<p>Our overarching objective is to elucidate the mechanism(s) governing the uptake of pharmaceuticals from water and soil by vegetables. This knowledge will facilitate the development of best management practices to mitigate the accumulation of CECs in vegetable fresh produce. The proposed project directly addresses nphysical or molecular mechanisms that allow foodborne hazards of pharmaceuticals to internalize into fresh produce. Consumption of pharmaceutical-tainted fresh produce, especially raw vegetables, represents a direct route of human exposure to CECs. The trace levels of pharmaceutical mixtures in fresh vegetable produce might adversely affect human health. Moreover, antibiotics (one major class of pharmaceuticals proposed for study) could exert selective pressure on native antibiotic resistant populations of bacteria in human and animal gastrointestinal tracks hence accelerating the development and proliferation of antibiotic resistance. Reducing uptake of CECs by vegetables during agricultural production is a key step in improving food safety. Surely, reduced uptake by vegetables reduces human exposure to pharmaceuticals in natural environments. Little is known about the mechanism of pharmaceuticals movement into vegetables from soil and water. Here, our central hypothesis is that water flow in soils and vegetables is the major process by which pharmaceuticals translocate from soil and water to vegetables. The accumulation of pharmaceuticals depends on vegetable types, plant tissue constituents and growth condition, physicochemical properties of CECs, and soil properties. Mitigating uptake of CECs by vegetables could be achieved by reducing CEC concentrations in soil water flowing into vegetables.</p><p> To test this hypothesis, and to achieve our overall research goals, we propose the following four specific aims:</p><p><ol><li> Quantify and rank the uptake of multiple representative human and veterinary pharmaceuticals by selected vegetables (carrot, celery, cucumber and lettuce).</li><li> Evaluate which vegetable organs (roots, leaves etc.) and growth factors most significantly influence the rate and magnitude of pharmaceutical uptake and accumulation in vegetables.</li><li> Assess the influence of pharmaceutical sorption/desorption by soils on their uptake via vegetable roots</li><li> Discover and investigate novel soil management and irrigation practices that minimize pharmaceutical accumulation in vegetables. </li></ol></p>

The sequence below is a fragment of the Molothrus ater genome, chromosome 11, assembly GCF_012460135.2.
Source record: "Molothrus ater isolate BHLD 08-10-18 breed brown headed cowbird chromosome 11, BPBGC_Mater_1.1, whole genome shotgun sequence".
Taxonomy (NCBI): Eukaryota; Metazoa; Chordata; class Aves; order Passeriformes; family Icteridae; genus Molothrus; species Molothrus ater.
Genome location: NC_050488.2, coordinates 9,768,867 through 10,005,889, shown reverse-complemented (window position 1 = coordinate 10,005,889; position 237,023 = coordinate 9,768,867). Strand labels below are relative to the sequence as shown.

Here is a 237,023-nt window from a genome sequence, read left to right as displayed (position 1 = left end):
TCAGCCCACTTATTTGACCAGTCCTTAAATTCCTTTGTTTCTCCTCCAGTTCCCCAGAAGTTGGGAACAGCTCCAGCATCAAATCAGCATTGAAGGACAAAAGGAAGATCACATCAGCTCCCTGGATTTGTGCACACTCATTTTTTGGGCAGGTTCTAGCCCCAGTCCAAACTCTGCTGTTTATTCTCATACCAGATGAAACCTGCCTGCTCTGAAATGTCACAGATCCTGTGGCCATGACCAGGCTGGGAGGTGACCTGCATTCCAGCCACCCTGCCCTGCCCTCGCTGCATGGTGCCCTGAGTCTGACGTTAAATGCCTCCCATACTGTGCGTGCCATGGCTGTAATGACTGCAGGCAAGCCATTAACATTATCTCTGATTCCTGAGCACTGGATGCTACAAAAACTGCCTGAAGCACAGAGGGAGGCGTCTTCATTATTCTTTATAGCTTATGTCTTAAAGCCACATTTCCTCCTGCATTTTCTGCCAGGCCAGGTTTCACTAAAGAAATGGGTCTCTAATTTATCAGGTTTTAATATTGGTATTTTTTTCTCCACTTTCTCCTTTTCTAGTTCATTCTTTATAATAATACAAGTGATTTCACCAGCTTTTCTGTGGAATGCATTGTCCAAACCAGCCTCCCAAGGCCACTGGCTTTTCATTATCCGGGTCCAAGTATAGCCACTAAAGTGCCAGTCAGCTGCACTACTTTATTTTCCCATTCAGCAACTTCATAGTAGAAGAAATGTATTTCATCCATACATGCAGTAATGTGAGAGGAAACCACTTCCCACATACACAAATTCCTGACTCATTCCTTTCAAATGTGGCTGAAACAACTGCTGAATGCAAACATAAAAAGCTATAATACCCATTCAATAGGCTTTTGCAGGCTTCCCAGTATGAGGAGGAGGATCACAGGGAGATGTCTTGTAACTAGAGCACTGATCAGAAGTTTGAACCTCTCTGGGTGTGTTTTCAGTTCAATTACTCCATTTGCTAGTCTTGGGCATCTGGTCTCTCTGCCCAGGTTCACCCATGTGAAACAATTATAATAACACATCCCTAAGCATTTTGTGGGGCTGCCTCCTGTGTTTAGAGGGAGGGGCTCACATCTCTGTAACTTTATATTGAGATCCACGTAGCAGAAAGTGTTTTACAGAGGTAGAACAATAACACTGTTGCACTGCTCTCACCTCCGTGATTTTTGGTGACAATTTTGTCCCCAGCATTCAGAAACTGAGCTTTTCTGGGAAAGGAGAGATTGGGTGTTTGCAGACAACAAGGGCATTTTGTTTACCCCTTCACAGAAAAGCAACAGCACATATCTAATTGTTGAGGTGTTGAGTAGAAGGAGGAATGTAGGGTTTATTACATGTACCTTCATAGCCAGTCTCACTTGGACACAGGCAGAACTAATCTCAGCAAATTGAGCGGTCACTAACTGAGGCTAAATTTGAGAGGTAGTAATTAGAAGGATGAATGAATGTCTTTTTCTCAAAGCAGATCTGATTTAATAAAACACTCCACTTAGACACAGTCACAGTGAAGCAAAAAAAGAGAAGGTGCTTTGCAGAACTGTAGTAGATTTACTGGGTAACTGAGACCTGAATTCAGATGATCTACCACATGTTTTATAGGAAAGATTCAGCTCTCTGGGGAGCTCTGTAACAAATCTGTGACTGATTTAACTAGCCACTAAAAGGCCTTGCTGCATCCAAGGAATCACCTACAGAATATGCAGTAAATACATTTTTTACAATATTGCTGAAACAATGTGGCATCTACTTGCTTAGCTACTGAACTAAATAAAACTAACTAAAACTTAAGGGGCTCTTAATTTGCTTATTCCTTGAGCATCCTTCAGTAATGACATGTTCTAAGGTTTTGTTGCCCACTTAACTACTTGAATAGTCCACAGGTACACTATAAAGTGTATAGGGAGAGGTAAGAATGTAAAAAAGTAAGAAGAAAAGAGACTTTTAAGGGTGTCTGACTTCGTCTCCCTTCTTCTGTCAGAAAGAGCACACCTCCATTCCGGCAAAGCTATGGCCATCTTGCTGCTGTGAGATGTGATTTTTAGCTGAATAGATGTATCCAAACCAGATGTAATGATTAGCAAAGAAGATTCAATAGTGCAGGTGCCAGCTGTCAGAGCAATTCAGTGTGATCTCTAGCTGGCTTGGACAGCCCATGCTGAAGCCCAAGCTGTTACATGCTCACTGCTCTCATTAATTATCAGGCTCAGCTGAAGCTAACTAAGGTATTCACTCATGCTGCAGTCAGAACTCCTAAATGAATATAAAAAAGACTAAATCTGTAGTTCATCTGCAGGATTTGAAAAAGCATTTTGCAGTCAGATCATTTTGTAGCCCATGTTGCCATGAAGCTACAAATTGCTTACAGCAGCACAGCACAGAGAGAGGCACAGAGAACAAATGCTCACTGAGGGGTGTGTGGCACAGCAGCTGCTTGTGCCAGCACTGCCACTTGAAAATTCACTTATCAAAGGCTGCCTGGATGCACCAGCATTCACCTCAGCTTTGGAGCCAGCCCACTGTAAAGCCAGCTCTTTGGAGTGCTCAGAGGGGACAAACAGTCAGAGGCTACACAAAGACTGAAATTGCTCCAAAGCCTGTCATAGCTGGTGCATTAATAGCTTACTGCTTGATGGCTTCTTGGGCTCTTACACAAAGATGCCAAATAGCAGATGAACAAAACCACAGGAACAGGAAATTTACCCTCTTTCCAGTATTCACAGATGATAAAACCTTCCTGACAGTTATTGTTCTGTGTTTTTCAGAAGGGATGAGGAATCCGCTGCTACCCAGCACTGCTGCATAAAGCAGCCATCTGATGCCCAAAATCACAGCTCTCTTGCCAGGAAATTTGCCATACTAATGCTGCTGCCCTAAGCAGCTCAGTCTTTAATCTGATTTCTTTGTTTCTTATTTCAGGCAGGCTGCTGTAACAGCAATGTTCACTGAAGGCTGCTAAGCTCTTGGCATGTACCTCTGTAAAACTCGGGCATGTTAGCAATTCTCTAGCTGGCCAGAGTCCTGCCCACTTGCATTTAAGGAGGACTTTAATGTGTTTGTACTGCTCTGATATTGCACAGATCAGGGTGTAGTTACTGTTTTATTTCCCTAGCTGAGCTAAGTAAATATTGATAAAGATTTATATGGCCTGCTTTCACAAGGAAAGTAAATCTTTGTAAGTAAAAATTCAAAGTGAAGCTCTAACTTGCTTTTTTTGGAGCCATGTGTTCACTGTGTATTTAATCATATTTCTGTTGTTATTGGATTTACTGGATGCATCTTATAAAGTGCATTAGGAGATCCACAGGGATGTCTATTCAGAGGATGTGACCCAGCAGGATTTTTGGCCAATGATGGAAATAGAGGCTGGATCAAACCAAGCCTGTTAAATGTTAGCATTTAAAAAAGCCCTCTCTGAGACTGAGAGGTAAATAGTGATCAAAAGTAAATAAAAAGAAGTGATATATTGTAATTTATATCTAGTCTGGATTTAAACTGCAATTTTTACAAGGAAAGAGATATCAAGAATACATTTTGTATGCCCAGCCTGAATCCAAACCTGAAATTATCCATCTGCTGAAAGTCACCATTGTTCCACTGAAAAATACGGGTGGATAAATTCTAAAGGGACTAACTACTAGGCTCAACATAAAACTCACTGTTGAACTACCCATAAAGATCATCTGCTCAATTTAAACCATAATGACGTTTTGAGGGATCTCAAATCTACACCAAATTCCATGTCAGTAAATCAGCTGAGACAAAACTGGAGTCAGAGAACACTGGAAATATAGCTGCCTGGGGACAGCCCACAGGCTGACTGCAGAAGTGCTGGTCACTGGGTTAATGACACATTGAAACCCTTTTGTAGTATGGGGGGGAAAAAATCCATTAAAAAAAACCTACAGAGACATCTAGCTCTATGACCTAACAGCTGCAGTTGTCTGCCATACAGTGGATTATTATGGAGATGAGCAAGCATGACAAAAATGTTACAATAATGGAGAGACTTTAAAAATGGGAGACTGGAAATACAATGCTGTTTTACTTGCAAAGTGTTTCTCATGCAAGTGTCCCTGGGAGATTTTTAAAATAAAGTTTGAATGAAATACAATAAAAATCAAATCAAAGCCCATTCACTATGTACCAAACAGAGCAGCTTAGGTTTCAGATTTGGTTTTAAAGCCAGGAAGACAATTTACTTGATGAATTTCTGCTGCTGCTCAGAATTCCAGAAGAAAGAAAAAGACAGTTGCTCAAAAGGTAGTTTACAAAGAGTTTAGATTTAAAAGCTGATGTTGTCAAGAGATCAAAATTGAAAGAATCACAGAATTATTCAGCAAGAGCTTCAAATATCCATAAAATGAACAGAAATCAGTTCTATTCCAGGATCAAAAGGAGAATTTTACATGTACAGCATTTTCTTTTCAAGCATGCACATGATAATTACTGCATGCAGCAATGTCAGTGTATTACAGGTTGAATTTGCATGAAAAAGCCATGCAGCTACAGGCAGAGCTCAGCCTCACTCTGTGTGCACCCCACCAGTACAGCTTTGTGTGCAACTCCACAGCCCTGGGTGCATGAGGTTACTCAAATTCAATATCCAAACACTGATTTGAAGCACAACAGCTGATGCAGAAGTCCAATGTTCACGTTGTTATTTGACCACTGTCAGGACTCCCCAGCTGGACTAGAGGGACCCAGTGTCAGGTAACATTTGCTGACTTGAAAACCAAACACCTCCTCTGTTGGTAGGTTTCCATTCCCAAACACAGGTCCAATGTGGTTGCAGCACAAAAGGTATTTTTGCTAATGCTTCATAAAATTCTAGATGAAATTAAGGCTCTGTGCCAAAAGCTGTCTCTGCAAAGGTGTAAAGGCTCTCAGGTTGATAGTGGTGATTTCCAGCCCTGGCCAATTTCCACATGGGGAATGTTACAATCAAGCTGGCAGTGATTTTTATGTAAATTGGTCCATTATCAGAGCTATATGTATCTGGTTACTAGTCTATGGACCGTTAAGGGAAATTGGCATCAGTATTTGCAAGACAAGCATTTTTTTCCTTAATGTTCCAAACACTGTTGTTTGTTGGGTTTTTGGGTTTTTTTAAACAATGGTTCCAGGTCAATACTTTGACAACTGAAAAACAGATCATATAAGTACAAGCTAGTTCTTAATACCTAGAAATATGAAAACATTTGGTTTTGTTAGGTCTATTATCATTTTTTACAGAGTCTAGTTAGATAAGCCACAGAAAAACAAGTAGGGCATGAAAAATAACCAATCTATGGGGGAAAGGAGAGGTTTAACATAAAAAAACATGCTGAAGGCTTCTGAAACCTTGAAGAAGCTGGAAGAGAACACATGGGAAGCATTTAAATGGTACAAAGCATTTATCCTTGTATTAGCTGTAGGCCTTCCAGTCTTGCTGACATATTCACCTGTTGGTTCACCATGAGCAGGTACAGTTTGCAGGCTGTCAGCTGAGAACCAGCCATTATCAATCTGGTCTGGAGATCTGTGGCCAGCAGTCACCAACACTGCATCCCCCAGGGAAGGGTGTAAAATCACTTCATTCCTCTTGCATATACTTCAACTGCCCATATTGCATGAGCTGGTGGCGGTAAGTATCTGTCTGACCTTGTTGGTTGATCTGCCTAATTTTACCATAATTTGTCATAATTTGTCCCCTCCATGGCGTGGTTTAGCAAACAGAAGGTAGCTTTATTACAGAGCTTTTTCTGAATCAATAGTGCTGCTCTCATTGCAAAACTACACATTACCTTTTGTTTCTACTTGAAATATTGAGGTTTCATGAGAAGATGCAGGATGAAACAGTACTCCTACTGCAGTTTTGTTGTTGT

Background. Consumption of pharmaceutical-tainted fresh produce, especially raw vegetables, represents a direct route of human exposure to chemicals of emerging concern (CECs). The major sources for human and veterinary pharmaceuticals that accumulated in vegetables can be tracked to the agricultural lands and irrigation water containing CECs. Land application of biosolids derived from livestock manures and sewage sludges, and agricultural irrigation with reclaimed water, are the major practice responsible for the accumulation of pharmaceuticals in fresh produce including vegetables. Although the pharmaceuticals typically found in fresh produce are usually below acceptable levels for daily intake, consumption of agricultural produce containing antibiotics could plausibly increase the populations of antibiotic resistant bacteria in the intestinal tracks of human and animals. Mitigating the accumulation of antibiotics in fresh produce during agricultural production is a crucial first step in improving food safety, which surely reduces human exposure to antibiotics. However, currently it is unclear how pharmaceuticals move into vegetables during growth, and the extent to which they accumulate. A better understanding the mechanism of vegetable uptake and accumulation of pharmaceuticals from soil and water will enable the development of scientifically-informed management practice that can help vegetable producers ensure food safety by minimizing or eliminating pharmaceuticals in fresh produce. Overall Hypothesis. The overarching objective is to elucidate the mechanism of pharmaceutical uptake by vegetables growing in water-soil systems. We hypothesize that pharmaceutical translocation to vegetables is controlled water flow in both soils and plants. Pharmaceutical accumulation depends on vegetable type, interaction of pharmaceuticals with plant tissue constituents, and the growth conditions. Specific Aims. (1) Screen and rank the uptake of multiple representative human and veterinary pharmaceuticals by selected vegetables (carrot, celery, cucumber and lettuce). (2) Evaluate sorption by vegetables and growth factors influencing the rate and magnitude of pharmaceutical uptake and accumulation in vegetables. (3) Assess the influence of pharmaceutical sorption/desorption in soils on the uptake by vegetable roots. (4) Investigate novel soil management and irrigation practices designed to minimize pharmaceutical accumulation in vegetables. Approaches. Vegetable uptake of representative pharmaceuticals will be investigated using both hydroponic and soil-pot experiments. Pharmaceuticals in plant tissues, soil and water will be extracted and quantitated by LC-MS/MS using the methods developed and used in our laboratory. The kinetics and magnitude of pharmaceutical uptake will be measured, and related to physicochemical properties of the pharmaceuticals, sorption by plant constituents, and with water flow in both soils and vegetables. In the pot experiments soils with different sorptive constituents (e.g. organic matter, clays) and textures will be used to delineate the role of sorption and water flow in influencing pharmaceutical accumulation in vegetables. Potential Impact and Expected Outcomes. New fundamental understanding is needed for mitigating uptake and accumulation of pharmaceuticals in fresh produce and vegetables. The results from this research project will be published in peer-reviewed journals, presented at conferences and outreach events in order to effectively transfer the knowledge to scientific communities, food producers, industries, policy makers, and the general public. Such knowledge helps guide vegetable producers to develop scientifically informed management practices that ensure food safety during the production phase, and ultimately to minimize chemical hazards in the fresh produce delivered to the public.